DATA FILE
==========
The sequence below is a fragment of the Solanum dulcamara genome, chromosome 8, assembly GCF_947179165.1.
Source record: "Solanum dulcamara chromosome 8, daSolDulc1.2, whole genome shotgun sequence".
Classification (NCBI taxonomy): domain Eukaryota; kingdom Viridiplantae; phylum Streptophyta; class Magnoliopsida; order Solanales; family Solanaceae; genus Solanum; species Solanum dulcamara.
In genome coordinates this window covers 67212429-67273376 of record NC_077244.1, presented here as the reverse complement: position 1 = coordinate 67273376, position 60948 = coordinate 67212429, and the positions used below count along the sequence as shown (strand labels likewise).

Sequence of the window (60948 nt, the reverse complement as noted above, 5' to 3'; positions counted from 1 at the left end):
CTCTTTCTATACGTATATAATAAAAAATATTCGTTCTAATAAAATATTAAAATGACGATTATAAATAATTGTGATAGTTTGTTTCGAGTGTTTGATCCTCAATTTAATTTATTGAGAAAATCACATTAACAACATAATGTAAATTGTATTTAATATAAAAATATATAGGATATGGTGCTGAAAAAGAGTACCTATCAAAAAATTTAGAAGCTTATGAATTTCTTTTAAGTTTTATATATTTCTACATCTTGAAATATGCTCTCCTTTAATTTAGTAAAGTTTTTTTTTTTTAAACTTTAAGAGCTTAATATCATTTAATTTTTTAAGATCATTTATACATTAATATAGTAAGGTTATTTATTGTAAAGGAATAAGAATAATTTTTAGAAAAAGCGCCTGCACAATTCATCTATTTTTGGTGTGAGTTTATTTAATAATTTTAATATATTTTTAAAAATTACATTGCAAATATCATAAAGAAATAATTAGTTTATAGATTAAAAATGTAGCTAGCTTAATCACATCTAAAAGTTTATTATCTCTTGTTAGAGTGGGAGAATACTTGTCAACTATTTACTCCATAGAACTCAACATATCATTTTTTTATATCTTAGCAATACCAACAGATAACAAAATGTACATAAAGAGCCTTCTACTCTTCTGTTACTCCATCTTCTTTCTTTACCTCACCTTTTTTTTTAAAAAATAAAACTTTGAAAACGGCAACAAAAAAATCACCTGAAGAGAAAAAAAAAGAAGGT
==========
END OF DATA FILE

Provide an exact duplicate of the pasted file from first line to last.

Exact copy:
The sequence below is a fragment of the Solanum dulcamara genome, chromosome 8, assembly GCF_947179165.1.
Source record: "Solanum dulcamara chromosome 8, daSolDulc1.2, whole genome shotgun sequence".
Classification (NCBI taxonomy): domain Eukaryota; kingdom Viridiplantae; phylum Streptophyta; class Magnoliopsida; order Solanales; family Solanaceae; genus Solanum; species Solanum dulcamara.
In genome coordinates this window covers 67212429-67273376 of record NC_077244.1, presented here as the reverse complement: position 1 = coordinate 67273376, position 60948 = coordinate 67212429, and the positions used below count along the sequence as shown (strand labels likewise).

Sequence of the window (60948 nt, the reverse complement as noted above, 5' to 3'; positions counted from 1 at the left end):
CTCTTTCTATACGTATATAATAAAAAATATTCGTTCTAATAAAATATTAAAATGACGATTATAAATAATTGTGATAGTTTGTTTCGAGTGTTTGATCCTCAATTTAATTTATTGAGAAAATCACATTAACAACATAATGTAAATTGTATTTAATATAAAAATATATAGGATATGGTGCTGAAAAAGAGTACCTATCAAAAAATTTAGAAGCTTATGAATTTCTTTTAAGTTTTATATATTTCTACATCTTGAAATATGCTCTCCTTTAATTTAGTAAAGTTTTTTTTTTTTAAACTTTAAGAGCTTAATATCATTTAATTTTTTAAGATCATTTATACATTAATATAGTAAGGTTATTTATTGTAAAGGAATAAGAATAATTTTTAGAAAAAGCGCCTGCACAATTCATCTATTTTTGGTGTGAGTTTATTTAATAATTTTAATATATTTTTAAAAATTACATTGCAAATATCATAAAGAAATAATTAGTTTATAGATTAAAAATGTAGCTAGCTTAATCACATCTAAAAGTTTATTATCTCTTGTTAGAGTGGGAGAATACTTGTCAACTATTTACTCCATAGAACTCAACATATCATTTTTTTATATCTTAGCAATACCAACAGATAACAAAATGTACATAAAGAGCCTTCTACTCTTCTGTTACTCCATCTTCTTTCTTTACCTCACCTTTTTTTTTAAAAAATAAAACTTTGAAAACGGCAACAAAAAAATCACCTGAAGAGAAAAAAAAAGAAGGT